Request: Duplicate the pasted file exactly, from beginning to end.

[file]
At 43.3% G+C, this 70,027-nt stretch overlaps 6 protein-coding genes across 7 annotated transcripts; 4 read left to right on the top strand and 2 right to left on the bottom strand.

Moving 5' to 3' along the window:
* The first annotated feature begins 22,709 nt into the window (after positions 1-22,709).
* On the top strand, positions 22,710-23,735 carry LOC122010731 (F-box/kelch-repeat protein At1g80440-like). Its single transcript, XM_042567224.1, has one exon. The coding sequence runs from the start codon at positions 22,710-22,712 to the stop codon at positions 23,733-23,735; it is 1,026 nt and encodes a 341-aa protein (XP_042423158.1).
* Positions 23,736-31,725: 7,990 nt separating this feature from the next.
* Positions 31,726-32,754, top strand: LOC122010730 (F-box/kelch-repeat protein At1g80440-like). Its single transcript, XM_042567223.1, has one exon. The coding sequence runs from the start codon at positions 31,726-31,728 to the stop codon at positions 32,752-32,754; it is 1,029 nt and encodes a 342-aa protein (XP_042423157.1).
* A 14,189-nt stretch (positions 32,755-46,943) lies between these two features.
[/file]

At 43.3% G+C, this 70,027-nt stretch overlaps 6 protein-coding genes across 7 annotated transcripts; 4 read left to right on the top strand and 2 right to left on the bottom strand.

Moving 5' to 3' along the window:
* The first annotated feature begins 22,709 nt into the window (after positions 1-22,709).
* On the top strand, positions 22,710-23,735 carry LOC122010731 (F-box/kelch-repeat protein At1g80440-like). Its single transcript, XM_042567224.1, has one exon. The coding sequence runs from the start codon at positions 22,710-22,712 to the stop codon at positions 23,733-23,735; it is 1,026 nt and encodes a 341-aa protein (XP_042423158.1).
* Positions 23,736-31,725: 7,990 nt separating this feature from the next.
* Positions 31,726-32,754, top strand: LOC122010730 (F-box/kelch-repeat protein At1g80440-like). Its single transcript, XM_042567223.1, has one exon. The coding sequence runs from the start codon at positions 31,726-31,728 to the stop codon at positions 32,752-32,754; it is 1,029 nt and encodes a 342-aa protein (XP_042423157.1).
* A 14,189-nt stretch (positions 32,755-46,943) lies between these two features.